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Benefiting form sharing on social network media: a social-ethnic comparative study in Flanders

Cédric Courtois (UGent) , Anissa All (UGent) , Hadewijch Vanwynsberghe (UGent) and Pieter Verdegem (UGent)
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Abstract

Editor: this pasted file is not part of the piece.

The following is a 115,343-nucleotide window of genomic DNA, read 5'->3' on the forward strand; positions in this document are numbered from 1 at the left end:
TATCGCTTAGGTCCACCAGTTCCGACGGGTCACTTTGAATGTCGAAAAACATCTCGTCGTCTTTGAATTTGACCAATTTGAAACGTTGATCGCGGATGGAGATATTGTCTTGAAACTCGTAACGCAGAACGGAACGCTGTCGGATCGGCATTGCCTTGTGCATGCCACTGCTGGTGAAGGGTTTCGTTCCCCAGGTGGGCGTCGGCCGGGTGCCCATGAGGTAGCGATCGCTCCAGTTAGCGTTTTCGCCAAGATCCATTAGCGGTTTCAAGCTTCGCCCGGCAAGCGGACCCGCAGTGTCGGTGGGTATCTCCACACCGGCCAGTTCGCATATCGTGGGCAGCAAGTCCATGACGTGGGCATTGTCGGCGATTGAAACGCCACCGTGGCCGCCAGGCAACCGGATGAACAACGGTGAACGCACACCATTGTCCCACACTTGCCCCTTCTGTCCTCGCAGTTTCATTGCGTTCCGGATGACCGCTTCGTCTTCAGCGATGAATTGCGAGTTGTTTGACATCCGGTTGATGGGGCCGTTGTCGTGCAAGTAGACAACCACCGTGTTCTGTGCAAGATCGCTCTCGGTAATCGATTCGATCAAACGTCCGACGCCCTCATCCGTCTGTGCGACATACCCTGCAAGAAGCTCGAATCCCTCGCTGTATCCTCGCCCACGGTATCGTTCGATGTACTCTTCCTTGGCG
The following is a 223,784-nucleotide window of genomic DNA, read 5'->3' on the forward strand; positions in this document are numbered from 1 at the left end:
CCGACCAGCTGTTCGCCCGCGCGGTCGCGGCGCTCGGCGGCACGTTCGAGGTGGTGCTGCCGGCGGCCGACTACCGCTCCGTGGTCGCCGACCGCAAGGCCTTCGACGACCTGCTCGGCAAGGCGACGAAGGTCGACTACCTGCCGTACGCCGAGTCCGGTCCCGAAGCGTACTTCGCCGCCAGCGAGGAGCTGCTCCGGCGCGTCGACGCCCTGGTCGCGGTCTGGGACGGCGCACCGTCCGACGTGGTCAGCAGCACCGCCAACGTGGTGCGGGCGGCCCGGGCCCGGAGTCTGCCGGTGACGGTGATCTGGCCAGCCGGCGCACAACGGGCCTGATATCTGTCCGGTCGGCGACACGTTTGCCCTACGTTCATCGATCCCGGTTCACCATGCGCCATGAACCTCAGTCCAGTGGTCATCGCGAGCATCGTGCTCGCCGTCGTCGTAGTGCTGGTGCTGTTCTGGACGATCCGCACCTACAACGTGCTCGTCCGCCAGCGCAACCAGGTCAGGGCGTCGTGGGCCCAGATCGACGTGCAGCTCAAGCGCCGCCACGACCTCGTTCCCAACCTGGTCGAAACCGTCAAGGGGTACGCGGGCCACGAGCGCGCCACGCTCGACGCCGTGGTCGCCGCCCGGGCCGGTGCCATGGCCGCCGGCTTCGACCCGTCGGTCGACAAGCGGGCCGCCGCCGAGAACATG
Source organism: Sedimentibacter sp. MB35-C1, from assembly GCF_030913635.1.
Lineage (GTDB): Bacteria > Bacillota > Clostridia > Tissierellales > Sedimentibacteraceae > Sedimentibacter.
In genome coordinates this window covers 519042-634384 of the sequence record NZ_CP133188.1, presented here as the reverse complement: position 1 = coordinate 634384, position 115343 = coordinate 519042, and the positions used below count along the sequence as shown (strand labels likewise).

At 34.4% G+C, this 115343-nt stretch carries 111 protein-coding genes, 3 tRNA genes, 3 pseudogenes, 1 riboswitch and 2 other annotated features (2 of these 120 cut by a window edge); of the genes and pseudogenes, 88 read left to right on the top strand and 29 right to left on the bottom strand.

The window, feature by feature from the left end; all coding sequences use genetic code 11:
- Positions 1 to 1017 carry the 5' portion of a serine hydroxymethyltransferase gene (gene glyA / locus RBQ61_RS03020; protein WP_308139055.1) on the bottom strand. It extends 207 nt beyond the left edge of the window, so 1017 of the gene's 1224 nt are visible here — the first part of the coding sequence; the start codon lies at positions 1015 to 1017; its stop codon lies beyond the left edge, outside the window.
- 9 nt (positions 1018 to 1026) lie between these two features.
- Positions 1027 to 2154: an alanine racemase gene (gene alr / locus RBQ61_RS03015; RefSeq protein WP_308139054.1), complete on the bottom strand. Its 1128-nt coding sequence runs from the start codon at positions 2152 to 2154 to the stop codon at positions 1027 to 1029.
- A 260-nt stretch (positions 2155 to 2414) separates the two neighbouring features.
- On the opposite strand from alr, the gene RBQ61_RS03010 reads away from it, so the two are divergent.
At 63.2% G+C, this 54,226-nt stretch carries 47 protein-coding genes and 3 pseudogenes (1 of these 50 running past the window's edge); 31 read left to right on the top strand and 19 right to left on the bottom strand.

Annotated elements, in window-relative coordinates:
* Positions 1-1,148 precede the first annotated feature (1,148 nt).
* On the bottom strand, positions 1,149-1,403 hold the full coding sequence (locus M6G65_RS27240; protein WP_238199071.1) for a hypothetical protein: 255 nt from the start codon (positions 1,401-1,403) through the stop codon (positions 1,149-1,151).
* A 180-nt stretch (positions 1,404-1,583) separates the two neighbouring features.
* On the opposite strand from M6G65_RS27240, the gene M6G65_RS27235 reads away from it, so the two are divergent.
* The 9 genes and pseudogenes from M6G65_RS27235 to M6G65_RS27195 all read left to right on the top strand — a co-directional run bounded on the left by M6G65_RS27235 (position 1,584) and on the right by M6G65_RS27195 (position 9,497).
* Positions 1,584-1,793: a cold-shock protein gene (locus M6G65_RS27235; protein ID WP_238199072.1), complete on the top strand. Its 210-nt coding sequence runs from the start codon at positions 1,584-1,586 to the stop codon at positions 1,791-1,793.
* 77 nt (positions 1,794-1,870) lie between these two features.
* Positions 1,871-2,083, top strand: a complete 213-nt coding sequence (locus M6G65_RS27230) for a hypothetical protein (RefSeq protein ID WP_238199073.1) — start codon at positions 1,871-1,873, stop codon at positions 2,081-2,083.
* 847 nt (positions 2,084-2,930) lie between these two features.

In today’s pervasive media environment, public and private communication has become commonplace in youngsters’ daily practices. Still, we tend to take this form of participation for granted, assuming that the necessary resources are unequivocally equally distributed among the younger population. In this paper we question this assumption, drawing upon literature on the digital divide to critically assess this issue. More specifically, we investigate whether youngsters with divergent social and ethnic background draw upon the same resources to engage in sharing contents on social network media. Inspired by Van Dijk’s (2005) conceptual model on the digital divide, we conceptualize participation on social network media as an issue explained by unequal distributions of access (quality), motivational factors, and skills. Concretely, these three factors are seen as cascading elements, explaining the width of positive experiences derived from this form of online communication. Moreover, we introduce the mediating factor of habit strength into the equation. As practices increasingly become interwoven in the fabric of daily life, explicit reflection on its use tends to vanish. Moreover, we incorporate the influence of social relations into our model. Next, the conceptual model is translated into operational measures, rooted into prior research on technology acceptance, and the Internet in specific. More specifically, a path-model is computed, representing the hypothesized theoretical conceptual relations between the aforementioned components. This model yields an excellent fit on a large and diverse sample of teenagers (N = 775), predominantly gathered in schools, so to avoid a self-selection bias (gathered in Flanders, Belgium). Still, we question whether these relations are equal in magnitude for youngsters with different backgrounds. Based on a latent class analysis, two clusters are empirically derived based on education, financial home situation, and ethnic background. The first class, referred to as relatively underprivileged (52%) mainly consist of respondents who are enrolled in vocational secondary education or dropped out with a primary degree or less, have a higher tendency of not wanting to disclose their financial situation, and have high chances (i.e. 63%) of having parents who are both born abroad. The second class, labelled relatively privileged (48%), is predominantly in general secondary education, has over 90 per cent chance of reporting to experience a comfortable to reasonable financial situation at home, and has high chances of having parents that are both born in Belgium (i.e. 66%). Comparisons between these two subsamples indicate that the relatively underprivileged youngsters have significantly higher mean values concerning outcome beliefs, habit strength, and experiencing social influence, while they also report a higher degree of positive outcomes. Still, their level of perceived access quality is somewhat lower, although there are no differences in reported skills and actual sharing of items on social network platforms. Multi-sample path analysis of the operational model for both samples reveals that in terms of total effects, access quality is a stronger explanatory factor of positive outcomes for the relatively underprivileged youngsters. Also, the total effect of habit on the latter variable is substantially higher. While there is no difference for what concerns social influence, we do notice that the total effects of outcome beliefs and skills are stronger for the relatively privileged youngsters. This suggests that the underprivileged youngsters display a less deliberate and more routinized sharing behaviour, in which the issue of access context plays a substantial role. The privileged respondents in contrast, displaying a stronger effect of outcome beliefs, demonstrate a more reflexive substrate of their social network media engagement. Further analysis points out that for the relatively underprivileged, there are stronger effects of social influence on the level of social media skills and outcome beliefs, which reveals that normativity predominantly exercises an indirect effect on positive outcomes. In case of the privileged youngsters, skill level has a stronger effect on both habit and actual sharing behaviour. This suggests that differential skills in this sample, has a more substantial contribution to sharing frequency, and consequently building habit. Still, in neither sample, there is an effect of actual sharing behaviour on outcome experience, revealing that quantity does not necessarily reflect quality. In sum, there are apparent differences between socio-ethnic groups in the substrate of benefiting from the opportunities of social network media, in terms of social participation through sharing items. Our findings suggest that for the underprivileged, sharing on social media is much more a part of routine. As such, social media host the potential of social inclusion initiatives of various kinds.